Overview: For this week's Writing Exercise, I am asking you to consider how different sources provide different kinds of information that is useful for different reasons. You will run a search on your topic in different sources and report back on the differences you see.
For a discussion of how I did the assignment and some discussion about what I'm asking you to do (and why) watch the video on the syllabus before trying to do this assignment.
BEFORE YOU POST:
Once you've run your searches and located your sources, skim them. I'm not asking you to read them super carefully. You don't need to do that for this assignment.
WHAT TO POST: In about 250 words, write about what your different sources have in common in terms of the kinds of information they give you about your topic. In what ways does the information seem different across these different sources? Why would you choose wikipedia over JSTOR? Is there a time when that might be the best choice? Are there other times where the google search would not work? Try to be as specific as possible.
BEFORE YOU POST: You might want to review the lists of verbs that we worked with last week. You can find them by clicking on this link. Also, obviously, read the two articles listed on the syllabus for today:
“Student Debt is Transforming the American Family” The New Yorker September 2, 2019
By Hua Hsu
“Are Student Loans The Next Mortgage Crisis?” Forbes December 11, 2019
By Zach Friedman
WHAT TO POST: For this post, please compare and contrast the arguments of the two authors in 300 words, much as you did last week. Again, use at least two of the verbs included from the list; this time, however, rather than introducing the writer's argument alone, please include at least one quote from each of the articles that you introduce using verbs from our verb list.
PRO-TIP: As you select what to quote, think about what you are trying to do: you want me to understand what the argument of each article is and to understand how the compare/contrast with each other. So select your quote or quotes accordingly.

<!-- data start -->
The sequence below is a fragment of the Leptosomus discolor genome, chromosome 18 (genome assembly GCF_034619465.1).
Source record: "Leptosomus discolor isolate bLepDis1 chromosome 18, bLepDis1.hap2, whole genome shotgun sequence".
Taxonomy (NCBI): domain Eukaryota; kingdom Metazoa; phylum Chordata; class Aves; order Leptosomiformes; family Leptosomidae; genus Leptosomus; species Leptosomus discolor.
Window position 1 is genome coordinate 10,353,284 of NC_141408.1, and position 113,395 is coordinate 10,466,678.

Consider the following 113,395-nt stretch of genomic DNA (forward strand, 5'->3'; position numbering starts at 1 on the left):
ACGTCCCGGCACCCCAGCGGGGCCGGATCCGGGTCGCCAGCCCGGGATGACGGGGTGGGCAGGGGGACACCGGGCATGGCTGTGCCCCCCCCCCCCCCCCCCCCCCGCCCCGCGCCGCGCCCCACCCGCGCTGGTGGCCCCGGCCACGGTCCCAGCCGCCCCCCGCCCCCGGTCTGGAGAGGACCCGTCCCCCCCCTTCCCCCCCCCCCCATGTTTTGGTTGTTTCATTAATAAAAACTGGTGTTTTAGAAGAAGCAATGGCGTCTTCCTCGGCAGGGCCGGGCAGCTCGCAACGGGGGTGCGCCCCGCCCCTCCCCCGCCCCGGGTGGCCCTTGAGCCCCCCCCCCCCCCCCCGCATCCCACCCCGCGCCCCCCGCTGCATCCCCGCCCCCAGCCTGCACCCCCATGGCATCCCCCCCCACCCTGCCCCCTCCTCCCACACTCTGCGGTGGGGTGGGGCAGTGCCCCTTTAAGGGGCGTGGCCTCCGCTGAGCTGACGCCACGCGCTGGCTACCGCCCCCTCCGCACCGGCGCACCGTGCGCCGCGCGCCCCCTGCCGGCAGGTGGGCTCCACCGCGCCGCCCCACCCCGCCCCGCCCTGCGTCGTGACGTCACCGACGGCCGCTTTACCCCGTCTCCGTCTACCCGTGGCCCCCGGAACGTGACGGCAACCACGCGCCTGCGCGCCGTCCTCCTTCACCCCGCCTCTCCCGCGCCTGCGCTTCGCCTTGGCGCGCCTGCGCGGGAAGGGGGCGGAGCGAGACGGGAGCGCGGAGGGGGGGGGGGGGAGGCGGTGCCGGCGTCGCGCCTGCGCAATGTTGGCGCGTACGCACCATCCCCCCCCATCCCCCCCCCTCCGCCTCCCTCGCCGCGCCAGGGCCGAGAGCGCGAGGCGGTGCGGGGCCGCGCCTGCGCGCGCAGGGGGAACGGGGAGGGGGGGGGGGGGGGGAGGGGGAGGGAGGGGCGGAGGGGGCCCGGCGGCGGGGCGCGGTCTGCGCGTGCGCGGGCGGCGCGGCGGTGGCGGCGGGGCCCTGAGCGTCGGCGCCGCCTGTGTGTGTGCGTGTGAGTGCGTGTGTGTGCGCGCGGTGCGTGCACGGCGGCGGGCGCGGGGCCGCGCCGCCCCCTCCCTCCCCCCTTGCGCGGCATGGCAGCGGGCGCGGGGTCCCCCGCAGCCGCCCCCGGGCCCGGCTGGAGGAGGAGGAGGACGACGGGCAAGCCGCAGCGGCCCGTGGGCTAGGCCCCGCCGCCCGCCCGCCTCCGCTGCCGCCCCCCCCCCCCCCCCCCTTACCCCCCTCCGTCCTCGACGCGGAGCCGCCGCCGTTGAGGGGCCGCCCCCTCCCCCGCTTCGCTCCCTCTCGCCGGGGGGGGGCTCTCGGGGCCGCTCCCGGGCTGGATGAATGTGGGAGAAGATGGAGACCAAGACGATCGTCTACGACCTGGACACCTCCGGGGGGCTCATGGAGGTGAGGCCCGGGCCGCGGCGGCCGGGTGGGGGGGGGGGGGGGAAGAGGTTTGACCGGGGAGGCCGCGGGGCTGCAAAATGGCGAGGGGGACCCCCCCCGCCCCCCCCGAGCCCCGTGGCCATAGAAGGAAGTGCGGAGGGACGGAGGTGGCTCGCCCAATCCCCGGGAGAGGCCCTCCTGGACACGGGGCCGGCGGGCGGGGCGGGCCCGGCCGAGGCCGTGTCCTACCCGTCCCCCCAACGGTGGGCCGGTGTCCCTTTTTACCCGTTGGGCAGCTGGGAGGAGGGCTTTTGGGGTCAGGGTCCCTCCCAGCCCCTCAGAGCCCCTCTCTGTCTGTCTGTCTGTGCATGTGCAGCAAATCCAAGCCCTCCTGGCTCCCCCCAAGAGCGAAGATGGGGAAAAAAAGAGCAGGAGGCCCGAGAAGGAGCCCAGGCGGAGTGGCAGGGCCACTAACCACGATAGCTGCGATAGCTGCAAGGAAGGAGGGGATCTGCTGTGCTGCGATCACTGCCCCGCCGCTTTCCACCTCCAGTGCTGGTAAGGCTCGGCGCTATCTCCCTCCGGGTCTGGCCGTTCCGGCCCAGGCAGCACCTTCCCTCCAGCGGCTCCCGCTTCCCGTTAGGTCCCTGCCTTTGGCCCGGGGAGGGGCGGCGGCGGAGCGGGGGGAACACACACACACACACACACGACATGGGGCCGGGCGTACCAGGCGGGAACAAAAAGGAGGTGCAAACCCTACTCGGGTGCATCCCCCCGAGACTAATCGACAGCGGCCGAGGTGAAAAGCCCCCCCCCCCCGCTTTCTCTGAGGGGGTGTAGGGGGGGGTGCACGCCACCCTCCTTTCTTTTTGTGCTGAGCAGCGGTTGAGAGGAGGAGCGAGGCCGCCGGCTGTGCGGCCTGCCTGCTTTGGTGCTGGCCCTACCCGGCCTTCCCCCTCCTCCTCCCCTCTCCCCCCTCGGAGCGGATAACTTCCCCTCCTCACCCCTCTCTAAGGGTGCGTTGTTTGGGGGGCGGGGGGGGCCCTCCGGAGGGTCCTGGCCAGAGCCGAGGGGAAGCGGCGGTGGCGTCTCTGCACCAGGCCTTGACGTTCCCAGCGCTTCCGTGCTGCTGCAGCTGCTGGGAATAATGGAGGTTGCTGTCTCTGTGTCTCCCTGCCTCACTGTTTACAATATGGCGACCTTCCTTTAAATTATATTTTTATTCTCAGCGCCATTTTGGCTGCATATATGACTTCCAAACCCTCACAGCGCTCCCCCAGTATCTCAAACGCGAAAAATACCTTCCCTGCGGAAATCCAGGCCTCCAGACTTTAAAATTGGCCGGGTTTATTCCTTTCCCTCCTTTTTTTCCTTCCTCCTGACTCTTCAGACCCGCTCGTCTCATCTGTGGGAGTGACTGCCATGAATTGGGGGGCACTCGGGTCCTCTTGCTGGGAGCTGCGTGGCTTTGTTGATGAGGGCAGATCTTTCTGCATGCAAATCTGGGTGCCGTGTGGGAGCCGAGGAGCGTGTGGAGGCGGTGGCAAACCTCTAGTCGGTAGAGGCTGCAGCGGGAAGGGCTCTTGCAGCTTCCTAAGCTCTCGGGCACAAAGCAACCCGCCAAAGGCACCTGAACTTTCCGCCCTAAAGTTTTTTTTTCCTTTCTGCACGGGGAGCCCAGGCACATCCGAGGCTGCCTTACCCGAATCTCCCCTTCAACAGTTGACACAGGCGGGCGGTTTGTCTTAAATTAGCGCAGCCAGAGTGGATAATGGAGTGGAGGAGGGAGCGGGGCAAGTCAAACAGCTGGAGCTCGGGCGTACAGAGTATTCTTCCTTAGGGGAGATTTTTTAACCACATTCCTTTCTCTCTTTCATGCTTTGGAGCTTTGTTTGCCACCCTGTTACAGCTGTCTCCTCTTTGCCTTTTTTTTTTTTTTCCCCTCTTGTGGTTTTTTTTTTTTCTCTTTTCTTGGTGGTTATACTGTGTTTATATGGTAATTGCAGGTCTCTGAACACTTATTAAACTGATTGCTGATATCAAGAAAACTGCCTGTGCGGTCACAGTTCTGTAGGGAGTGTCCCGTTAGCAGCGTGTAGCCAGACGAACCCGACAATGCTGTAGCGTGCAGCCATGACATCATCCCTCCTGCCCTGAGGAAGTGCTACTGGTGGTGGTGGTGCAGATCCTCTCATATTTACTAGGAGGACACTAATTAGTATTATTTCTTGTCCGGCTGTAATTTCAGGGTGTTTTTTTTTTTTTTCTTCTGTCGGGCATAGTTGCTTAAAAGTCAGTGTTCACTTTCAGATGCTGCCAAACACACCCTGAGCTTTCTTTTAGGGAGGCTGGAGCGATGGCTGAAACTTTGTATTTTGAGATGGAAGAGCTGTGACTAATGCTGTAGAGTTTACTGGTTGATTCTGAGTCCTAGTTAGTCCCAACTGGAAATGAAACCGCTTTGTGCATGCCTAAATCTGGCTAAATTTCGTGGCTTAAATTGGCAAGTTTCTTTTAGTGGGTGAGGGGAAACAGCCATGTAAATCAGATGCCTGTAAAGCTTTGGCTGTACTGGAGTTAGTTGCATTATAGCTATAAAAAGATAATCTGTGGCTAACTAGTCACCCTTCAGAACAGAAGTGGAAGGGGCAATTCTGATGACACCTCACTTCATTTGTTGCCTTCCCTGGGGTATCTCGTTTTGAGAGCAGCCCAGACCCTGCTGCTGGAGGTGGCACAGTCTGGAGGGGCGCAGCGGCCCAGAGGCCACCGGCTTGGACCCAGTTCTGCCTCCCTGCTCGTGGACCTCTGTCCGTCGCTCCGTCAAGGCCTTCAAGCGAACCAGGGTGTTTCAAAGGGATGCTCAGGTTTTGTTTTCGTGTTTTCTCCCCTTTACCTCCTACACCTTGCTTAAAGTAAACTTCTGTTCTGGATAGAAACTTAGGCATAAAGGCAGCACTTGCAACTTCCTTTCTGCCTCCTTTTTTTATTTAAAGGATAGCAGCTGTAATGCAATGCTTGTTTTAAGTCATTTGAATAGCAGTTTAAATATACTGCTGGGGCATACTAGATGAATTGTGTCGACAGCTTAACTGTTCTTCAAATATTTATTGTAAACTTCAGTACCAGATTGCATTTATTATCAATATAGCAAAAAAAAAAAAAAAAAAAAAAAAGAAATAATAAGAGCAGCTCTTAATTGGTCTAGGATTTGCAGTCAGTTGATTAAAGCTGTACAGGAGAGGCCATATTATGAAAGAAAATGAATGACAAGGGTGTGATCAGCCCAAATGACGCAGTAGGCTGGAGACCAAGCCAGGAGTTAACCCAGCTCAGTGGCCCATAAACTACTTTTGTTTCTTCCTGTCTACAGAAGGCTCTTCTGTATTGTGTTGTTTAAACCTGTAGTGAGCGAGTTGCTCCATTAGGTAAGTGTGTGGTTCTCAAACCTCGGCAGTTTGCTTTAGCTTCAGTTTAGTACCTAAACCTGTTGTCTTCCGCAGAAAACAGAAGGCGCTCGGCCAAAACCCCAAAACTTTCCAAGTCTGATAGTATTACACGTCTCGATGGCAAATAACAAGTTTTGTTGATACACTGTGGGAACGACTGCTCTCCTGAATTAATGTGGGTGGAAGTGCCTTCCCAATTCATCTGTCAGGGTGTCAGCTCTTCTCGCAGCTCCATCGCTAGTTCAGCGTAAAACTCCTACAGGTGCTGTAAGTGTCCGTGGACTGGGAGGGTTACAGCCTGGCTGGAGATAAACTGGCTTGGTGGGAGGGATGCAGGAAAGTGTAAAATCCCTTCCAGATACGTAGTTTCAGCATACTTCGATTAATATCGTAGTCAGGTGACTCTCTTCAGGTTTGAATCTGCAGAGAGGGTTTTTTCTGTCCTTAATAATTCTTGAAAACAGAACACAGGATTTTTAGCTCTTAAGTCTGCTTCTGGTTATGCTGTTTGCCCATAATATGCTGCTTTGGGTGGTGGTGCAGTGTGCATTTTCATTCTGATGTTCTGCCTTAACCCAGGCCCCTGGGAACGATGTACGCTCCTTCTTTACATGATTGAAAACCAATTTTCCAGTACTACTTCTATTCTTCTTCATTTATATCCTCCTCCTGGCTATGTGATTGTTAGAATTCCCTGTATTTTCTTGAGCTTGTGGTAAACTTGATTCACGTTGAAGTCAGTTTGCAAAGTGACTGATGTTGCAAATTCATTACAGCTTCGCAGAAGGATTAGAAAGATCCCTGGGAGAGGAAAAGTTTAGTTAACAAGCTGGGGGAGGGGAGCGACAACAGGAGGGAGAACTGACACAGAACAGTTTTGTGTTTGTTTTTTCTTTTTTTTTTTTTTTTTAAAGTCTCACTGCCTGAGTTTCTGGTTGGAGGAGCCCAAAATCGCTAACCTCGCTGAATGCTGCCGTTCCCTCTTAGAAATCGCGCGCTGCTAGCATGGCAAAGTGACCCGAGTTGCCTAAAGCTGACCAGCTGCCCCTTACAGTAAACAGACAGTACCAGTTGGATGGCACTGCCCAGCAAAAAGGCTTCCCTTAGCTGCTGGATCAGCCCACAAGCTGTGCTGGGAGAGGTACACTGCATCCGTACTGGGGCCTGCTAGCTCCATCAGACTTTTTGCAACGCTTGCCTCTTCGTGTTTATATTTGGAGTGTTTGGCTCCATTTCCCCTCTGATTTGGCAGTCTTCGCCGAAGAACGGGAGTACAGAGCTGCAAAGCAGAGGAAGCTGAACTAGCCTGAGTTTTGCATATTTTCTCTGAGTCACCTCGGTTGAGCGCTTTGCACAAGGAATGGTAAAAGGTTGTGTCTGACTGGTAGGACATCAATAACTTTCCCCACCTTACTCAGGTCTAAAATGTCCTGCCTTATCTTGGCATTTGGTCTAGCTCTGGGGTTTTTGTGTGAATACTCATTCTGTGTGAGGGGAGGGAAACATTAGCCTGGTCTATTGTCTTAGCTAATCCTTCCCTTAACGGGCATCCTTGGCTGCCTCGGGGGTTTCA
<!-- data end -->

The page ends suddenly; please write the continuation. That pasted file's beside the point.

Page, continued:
FINALLY, once you've written your 300 words on the two articles, add a sentence or two more that tells me whether or not either of these two articles could serve as a resource for your research project and the question you are trying to answer. They might not, but they might. Part of learning how to conduct and write about research is knowing if a source is valuable to your project.
You are not required to respond to your classmates for this post.
BEFORE YOU POST: Read the information on this website about this project, including the Overview of the Research Project and the complete assignment instructions for the "positioning yourself as a researcher/formulating your question" assignments (available by clicking on the links here or through the drop down menu at the top of this page.
WHAT TO POST: Try to formulate your research question based on what you understand about the assignment (again, based on the overview of the research assignment). You can try out more than one question if you are struggling to decide what to research for the project (based on the value of a college education).
Then, try to answer the following three questions. By trying to answer them here, you will help yourself to complete the "positioning yourself as a researcher/formulating your question" assignment that is due on Tuesday, 28 December 2021.